A few days ago we shared the Boulder, Colorado crisis response map with you, as the area is continuing to be inundated with rain and flooding. As they continue to fight the water, another interesting battle is emerging: Falcon UAV against the U.S. Federal Emergency Management Agency (FEMA).
Falcon has a hand-launched drone aircraft that can fly for roughly an hour and automatically generate very accurate maps of the ground. Here is a quick video showing how the drone is launched:
As for the results, you can see a snippet of their work in Colorado below or download the KMZ file here (warning: 500MB) to see it in Google Earth. It’s quite remarkable, especially considering the speed with which the imagery can be captured, georeferenced and shared.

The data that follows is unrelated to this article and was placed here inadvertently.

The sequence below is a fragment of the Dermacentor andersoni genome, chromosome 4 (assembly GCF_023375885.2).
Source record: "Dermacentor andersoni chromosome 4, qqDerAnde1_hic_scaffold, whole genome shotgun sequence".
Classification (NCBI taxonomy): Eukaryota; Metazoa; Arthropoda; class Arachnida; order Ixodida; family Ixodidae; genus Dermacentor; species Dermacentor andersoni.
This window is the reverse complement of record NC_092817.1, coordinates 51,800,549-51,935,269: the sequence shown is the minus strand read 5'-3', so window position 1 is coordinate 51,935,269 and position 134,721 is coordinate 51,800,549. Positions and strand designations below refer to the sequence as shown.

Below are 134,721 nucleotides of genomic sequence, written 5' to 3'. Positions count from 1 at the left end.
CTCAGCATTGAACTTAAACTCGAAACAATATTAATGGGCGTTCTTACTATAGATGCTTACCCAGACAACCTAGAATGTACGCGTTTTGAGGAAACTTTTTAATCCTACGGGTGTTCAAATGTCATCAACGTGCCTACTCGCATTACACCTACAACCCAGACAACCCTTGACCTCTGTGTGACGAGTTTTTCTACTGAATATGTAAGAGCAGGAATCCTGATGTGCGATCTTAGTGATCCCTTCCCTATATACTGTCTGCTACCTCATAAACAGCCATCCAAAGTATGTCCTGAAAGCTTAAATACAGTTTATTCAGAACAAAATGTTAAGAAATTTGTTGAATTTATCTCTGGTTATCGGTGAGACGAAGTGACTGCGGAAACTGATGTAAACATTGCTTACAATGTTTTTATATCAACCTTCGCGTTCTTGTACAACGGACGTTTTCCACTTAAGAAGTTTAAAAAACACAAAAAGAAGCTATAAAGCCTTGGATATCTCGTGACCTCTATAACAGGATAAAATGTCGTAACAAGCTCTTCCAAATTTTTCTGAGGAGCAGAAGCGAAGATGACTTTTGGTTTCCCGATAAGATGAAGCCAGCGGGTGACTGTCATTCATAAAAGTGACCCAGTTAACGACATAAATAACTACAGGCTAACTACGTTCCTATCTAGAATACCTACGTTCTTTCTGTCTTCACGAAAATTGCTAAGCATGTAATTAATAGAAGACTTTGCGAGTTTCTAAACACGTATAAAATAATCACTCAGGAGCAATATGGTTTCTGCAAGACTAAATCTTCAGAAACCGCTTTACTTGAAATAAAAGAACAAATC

Unfortunately, FEMA has told them they’re no longer allowed to fly the drone. In fact, they were told that their “request to fly drones was not only denied but more specifically we were told by FEMA that anyone flying drones would be arrested.”
As IEEE Spectrum is quick to point out, we’re only hearing one side of the story. FEMA may have a very legitimate reason for grounding the drone. However, considering all circumstances it seems that it would be quite valuable to have that aircraft capturing fresh imagery for the area.
I’m hoping that FEMA releases a statement of some sort about this issue, as it’s reflecting quite poorly on them so far. Check out the full article for yourself over on IEEE Spectrum.